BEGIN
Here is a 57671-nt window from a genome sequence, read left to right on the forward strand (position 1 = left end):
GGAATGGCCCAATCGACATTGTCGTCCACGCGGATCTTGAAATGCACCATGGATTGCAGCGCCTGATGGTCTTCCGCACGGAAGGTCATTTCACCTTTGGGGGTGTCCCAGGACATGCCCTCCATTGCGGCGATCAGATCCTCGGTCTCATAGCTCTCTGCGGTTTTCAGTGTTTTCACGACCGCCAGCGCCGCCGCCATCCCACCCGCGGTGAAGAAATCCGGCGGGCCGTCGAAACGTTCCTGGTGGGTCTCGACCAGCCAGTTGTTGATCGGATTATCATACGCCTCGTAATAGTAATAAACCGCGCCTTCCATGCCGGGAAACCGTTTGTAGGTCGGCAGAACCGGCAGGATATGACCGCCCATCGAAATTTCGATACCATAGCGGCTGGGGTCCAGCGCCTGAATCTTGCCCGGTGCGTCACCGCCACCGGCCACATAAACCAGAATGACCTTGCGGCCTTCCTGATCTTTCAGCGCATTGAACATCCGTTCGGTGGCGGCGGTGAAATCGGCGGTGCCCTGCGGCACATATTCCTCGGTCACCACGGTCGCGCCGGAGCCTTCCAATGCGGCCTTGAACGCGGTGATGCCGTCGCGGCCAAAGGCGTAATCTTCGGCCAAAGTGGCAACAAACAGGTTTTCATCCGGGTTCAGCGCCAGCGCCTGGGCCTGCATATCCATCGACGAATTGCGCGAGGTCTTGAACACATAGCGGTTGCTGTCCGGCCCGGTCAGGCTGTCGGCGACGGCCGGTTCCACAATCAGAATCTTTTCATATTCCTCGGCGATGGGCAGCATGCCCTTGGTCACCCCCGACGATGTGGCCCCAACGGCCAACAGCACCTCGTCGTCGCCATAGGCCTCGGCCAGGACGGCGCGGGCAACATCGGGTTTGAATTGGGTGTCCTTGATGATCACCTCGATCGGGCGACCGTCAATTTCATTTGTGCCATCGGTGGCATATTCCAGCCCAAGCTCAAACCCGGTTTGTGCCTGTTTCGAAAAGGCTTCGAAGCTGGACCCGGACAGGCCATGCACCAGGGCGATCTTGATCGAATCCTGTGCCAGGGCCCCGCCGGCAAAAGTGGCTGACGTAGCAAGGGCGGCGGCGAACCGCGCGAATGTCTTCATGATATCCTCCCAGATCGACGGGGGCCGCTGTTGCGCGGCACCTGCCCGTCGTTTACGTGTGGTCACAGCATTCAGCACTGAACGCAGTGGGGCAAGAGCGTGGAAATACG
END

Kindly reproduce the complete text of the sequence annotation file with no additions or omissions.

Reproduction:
Here is a 57671-nt window from a genome sequence, read left to right on the forward strand (position 1 = left end):
GGAATGGCCCAATCGACATTGTCGTCCACGCGGATCTTGAAATGCACCATGGATTGCAGCGCCTGATGGTCTTCCGCACGGAAGGTCATTTCACCTTTGGGGGTGTCCCAGGACATGCCCTCCATTGCGGCGATCAGATCCTCGGTCTCATAGCTCTCTGCGGTTTTCAGTGTTTTCACGACCGCCAGCGCCGCCGCCATCCCACCCGCGGTGAAGAAATCCGGCGGGCCGTCGAAACGTTCCTGGTGGGTCTCGACCAGCCAGTTGTTGATCGGATTATCATACGCCTCGTAATAGTAATAAACCGCGCCTTCCATGCCGGGAAACCGTTTGTAGGTCGGCAGAACCGGCAGGATATGACCGCCCATCGAAATTTCGATACCATAGCGGCTGGGGTCCAGCGCCTGAATCTTGCCCGGTGCGTCACCGCCACCGGCCACATAAACCAGAATGACCTTGCGGCCTTCCTGATCTTTCAGCGCATTGAACATCCGTTCGGTGGCGGCGGTGAAATCGGCGGTGCCCTGCGGCACATATTCCTCGGTCACCACGGTCGCGCCGGAGCCTTCCAATGCGGCCTTGAACGCGGTGATGCCGTCGCGGCCAAAGGCGTAATCTTCGGCCAAAGTGGCAACAAACAGGTTTTCATCCGGGTTCAGCGCCAGCGCCTGGGCCTGCATATCCATCGACGAATTGCGCGAGGTCTTGAACACATAGCGGTTGCTGTCCGGCCCGGTCAGGCTGTCGGCGACGGCCGGTTCCACAATCAGAATCTTTTCATATTCCTCGGCGATGGGCAGCATGCCCTTGGTCACCCCCGACGATGTGGCCCCAACGGCCAACAGCACCTCGTCGTCGCCATAGGCCTCGGCCAGGACGGCGCGGGCAACATCGGGTTTGAATTGGGTGTCCTTGATGATCACCTCGATCGGGCGACCGTCAATTTCATTTGTGCCATCGGTGGCATATTCCAGCCCAAGCTCAAACCCGGTTTGTGCCTGTTTCGAAAAGGCTTCGAAGCTGGACCCGGACAGGCCATGCACCAGGGCGATCTTGATCGAATCCTGTGCCAGGGCCCCGCCGGCAAAAGTGGCTGACGTAGCAAGGGCGGCGGCGAACCGCGCGAATGTCTTCATGATATCCTCCCAGATCGACGGGGGCCGCTGTTGCGCGGCACCTGCCCGTCGTTTACGTGTGGTCACAGCATTCAGCACTGAACGCAGTGGGGCAAGAGCGTGGAAATACG